Charity

IAS Charitable Cause 2018

The IAS chosen charity is The Faraway Children’s Charity. The family of James Swallow were contacted and asked to arrive at a charity which meant a great deal to the whole family.

The Faraway Children’s Charity (FCC) – is a registered charity (No. 1137170) established to ‘Meet the diverse needs of disadvantaged, vulnerable or at risk children and young people within Northamptonshire and the surrounding areas.’ They use a very broad definition for ‘disadvantage’ so as not to exclude any children in most need. The charity is named after one of Enid Blyton’s children’s books: ‘The Faraway Tree’ which tells the story of a group of children who discover a magical tree where they are safe and happy. FCC is governed by a Committee of voluntary Trustees and supported by a number of volunteers who share a commitment to low cost – no cost charity administration (ordinarily insurance and storage being our only annual admin costs) so we ensure maximum benefits with 100% of donations for vulnerable children. As a volunteer-led charity we have no paid staff and rely solely on goodwill and generosity to achieve our ambitions for vulnerable children.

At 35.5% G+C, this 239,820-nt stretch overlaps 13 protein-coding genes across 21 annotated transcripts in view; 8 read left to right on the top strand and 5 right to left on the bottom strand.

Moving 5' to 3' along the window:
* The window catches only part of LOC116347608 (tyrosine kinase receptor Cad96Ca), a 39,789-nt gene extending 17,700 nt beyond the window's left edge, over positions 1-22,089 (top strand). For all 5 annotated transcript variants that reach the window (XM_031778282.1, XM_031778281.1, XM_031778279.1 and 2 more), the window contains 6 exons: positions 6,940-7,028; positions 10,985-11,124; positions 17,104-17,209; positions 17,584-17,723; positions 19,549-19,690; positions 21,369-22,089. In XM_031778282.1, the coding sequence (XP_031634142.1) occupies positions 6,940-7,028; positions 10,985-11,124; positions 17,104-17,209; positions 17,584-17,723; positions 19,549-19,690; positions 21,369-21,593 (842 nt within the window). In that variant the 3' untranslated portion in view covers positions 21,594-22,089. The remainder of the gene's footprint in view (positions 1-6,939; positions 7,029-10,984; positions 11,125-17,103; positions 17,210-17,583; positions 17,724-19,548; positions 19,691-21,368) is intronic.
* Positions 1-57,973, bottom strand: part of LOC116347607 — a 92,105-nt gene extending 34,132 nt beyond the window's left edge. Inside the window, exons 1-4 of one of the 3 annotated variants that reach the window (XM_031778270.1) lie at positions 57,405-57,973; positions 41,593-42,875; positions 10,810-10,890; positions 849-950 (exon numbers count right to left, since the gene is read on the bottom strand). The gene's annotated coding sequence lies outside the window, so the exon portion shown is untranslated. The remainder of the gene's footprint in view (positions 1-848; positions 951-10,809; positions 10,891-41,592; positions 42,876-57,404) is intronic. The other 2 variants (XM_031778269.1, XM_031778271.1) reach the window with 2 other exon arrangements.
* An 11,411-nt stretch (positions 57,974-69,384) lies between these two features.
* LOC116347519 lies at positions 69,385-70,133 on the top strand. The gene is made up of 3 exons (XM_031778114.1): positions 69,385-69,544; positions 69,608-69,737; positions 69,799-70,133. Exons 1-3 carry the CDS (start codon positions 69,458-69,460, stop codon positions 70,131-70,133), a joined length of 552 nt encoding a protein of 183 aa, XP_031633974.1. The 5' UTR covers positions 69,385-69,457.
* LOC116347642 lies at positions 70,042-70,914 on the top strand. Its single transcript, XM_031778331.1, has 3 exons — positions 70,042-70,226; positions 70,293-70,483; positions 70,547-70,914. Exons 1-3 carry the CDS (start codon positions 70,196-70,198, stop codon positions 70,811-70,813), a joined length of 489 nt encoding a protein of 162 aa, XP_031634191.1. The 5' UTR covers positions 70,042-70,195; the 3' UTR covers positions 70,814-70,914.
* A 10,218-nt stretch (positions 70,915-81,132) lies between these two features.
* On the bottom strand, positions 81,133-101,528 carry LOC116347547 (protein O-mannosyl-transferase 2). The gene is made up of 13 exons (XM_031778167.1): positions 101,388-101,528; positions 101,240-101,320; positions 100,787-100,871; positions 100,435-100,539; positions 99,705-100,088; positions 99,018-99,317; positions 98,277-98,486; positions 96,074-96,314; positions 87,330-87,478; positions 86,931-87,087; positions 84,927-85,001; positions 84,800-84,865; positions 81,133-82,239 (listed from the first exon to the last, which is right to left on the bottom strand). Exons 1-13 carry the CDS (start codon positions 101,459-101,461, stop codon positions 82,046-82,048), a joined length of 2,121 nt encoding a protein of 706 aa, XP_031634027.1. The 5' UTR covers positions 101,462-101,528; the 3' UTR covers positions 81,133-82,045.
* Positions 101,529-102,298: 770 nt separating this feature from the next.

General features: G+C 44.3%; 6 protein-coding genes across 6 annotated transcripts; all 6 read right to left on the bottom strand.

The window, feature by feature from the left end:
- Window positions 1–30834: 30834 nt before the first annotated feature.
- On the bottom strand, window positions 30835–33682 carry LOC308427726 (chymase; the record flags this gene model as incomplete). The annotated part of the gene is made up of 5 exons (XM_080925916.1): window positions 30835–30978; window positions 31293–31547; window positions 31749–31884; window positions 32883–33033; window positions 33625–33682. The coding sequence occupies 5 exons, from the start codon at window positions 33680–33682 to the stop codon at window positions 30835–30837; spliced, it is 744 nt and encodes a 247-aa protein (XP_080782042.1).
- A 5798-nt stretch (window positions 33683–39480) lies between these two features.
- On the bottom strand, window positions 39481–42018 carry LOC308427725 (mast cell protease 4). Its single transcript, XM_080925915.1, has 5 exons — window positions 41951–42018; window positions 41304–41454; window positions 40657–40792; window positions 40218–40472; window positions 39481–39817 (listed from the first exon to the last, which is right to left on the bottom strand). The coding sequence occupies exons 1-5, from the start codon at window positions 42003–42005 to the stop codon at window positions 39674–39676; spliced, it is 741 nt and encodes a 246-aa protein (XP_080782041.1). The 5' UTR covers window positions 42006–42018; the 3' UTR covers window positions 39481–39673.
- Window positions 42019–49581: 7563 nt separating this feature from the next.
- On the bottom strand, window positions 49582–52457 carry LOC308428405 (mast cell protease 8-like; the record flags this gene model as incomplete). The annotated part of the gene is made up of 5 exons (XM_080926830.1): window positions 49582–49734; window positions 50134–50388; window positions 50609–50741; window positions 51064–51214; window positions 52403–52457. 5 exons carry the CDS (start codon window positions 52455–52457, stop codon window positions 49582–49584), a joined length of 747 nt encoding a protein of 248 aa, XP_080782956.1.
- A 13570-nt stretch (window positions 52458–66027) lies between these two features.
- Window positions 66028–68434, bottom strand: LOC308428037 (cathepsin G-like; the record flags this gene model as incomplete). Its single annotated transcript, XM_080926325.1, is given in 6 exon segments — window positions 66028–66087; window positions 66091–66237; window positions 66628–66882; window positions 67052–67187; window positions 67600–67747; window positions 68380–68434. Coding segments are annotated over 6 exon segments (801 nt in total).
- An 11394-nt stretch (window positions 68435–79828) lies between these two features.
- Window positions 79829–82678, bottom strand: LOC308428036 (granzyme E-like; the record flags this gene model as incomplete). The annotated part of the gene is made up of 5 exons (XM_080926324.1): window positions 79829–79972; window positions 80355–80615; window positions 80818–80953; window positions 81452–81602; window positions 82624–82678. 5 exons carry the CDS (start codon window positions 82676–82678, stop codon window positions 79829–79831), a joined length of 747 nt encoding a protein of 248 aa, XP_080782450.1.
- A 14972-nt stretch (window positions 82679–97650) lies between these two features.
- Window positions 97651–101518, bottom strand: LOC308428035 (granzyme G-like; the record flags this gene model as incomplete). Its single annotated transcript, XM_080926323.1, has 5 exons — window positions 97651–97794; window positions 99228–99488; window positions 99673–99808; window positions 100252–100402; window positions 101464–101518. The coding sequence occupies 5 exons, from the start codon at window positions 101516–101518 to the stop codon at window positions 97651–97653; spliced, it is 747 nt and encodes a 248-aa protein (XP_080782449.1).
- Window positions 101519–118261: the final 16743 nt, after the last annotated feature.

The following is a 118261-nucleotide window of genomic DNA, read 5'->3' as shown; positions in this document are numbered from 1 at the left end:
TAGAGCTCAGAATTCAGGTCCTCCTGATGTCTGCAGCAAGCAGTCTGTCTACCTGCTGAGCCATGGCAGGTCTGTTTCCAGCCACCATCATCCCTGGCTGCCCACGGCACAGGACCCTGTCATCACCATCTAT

Since 2008, FCC has distributed well over 37,000 free resources and gifts to disadvantaged children and hopes to reach the 40,000 mark over Christmas 2017.

What They Do: Thier priorities for 2017-18 maximise their available donations and avoid duplication and focus on: Christmas Presents; Easter Eggs; and clothes, uniforms, toiletries etc. at trustees discretion agreed case by case. Based on demand they are currently discussing adding food to their list of priorities based on the number of requests they receive for support regarding hungry children. We have previously piloted food bag distribution via schools for extremely disadvantaged children over weekends and to combat school holiday hunger. Sadly, we see this addition as a potential core inclusion for our future annual activities and are working with partners to look at innovative solutions and preventative measures.

Their Impact: They have supported thousands of children and young people in the last nine years. Through donations they’ve benefitted from: improved hygiene; warm and clean clothes and shoes; enjoyment of toys, games and books; Christmas presents for children who may not get any or many; Easter eggs for children who may not be get one; healthy and celebratory food; fun and smiles.

Thier partners: They operate effectively through a network of partners all working with the most vulnerable children and young people in Northamptonshire. Partners help them access the needy children we support and ensure our resources are targeted correctly. Partners include youth clubs, charities, schools, refuges, food banks, community groups, churches, homeless shelters, leaving care teams, teenage parenting hostels, baby groups, children’s centres, home starts and many others.

Their Donors: They do not receive any statutory funding and are solely funded by the creativity and generosity of companies, individuals, clubs and groups who fundraise on our behalf or donate goods we can distribute. We’re grateful for any support offered as collectively it makes an enormous difference to some of the community’s most disadvantaged members.

IAS
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